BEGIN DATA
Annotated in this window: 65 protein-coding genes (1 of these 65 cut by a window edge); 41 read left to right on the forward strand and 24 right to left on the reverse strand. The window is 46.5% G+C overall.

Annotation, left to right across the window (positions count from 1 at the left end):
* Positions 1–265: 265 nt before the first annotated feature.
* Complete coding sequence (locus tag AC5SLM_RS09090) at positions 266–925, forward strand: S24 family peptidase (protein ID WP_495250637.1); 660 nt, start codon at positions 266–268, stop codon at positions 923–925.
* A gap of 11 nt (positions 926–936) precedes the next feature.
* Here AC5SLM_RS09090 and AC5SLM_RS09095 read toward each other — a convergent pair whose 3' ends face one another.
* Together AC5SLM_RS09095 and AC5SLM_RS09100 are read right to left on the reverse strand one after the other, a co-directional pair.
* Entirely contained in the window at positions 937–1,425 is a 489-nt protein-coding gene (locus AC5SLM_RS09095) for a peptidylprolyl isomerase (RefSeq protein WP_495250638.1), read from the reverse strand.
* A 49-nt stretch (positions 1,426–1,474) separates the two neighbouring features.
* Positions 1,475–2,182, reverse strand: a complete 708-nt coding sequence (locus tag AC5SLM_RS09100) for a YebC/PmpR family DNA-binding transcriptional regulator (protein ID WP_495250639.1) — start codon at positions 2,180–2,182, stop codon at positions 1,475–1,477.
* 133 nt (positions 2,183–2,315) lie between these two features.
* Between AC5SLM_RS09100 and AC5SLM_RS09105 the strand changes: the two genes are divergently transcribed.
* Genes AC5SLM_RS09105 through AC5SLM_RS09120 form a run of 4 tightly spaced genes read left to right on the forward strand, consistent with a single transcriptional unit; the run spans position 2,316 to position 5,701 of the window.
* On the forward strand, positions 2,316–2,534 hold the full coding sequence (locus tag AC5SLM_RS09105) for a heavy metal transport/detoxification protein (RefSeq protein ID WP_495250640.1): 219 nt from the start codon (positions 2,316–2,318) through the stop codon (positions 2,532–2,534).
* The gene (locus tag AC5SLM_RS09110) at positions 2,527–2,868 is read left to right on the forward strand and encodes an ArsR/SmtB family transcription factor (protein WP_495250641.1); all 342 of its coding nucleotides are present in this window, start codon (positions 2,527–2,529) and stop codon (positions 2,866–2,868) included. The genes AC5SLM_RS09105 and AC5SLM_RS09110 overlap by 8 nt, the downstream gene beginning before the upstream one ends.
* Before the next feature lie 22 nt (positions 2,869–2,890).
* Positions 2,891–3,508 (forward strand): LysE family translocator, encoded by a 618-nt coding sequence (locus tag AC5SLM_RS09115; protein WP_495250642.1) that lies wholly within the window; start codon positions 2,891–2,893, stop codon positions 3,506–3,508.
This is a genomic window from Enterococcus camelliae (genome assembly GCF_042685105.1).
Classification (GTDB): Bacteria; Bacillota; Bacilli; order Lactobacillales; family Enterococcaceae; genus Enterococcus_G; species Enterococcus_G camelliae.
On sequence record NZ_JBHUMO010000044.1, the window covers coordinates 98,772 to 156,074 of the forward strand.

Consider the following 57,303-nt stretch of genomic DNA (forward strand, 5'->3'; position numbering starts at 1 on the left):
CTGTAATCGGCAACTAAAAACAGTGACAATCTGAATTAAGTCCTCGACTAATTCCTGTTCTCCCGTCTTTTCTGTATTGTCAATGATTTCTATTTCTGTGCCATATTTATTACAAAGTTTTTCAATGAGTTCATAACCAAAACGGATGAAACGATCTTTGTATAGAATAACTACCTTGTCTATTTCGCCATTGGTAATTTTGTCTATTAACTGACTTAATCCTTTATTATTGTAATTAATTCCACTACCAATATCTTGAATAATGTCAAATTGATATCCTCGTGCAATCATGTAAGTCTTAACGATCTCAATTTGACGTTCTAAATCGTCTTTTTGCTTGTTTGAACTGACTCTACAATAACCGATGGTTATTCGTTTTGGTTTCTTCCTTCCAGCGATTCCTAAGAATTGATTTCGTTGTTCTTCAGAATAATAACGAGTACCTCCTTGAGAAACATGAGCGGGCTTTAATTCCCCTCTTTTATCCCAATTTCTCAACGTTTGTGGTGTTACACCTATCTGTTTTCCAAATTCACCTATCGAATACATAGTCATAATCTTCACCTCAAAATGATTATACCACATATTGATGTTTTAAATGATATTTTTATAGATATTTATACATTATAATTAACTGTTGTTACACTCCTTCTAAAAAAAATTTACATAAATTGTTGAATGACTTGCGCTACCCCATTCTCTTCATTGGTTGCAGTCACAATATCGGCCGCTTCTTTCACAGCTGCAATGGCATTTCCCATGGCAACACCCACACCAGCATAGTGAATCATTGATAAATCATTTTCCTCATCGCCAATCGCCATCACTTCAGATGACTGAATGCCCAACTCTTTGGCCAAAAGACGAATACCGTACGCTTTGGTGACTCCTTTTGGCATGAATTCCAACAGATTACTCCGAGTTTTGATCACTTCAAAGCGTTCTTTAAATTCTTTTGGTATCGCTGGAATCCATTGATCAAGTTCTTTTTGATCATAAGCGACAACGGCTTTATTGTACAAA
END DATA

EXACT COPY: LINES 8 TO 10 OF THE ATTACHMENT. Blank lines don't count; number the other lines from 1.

* Entirely contained in the window at positions 937–1,425 is a 489-nt protein-coding gene (locus AC5SLM_RS09095) for a peptidylprolyl isomerase (RefSeq protein WP_495250638.1), read from the reverse strand.
* A 49-nt stretch (positions 1,426–1,474) separates the two neighbouring features.
* Positions 1,475–2,182, reverse strand: a complete 708-nt coding sequence (locus tag AC5SLM_RS09100) for a YebC/PmpR family DNA-binding transcriptional regulator (protein ID WP_495250639.1) — start codon at positions 2,180–2,182, stop codon at positions 1,475–1,477.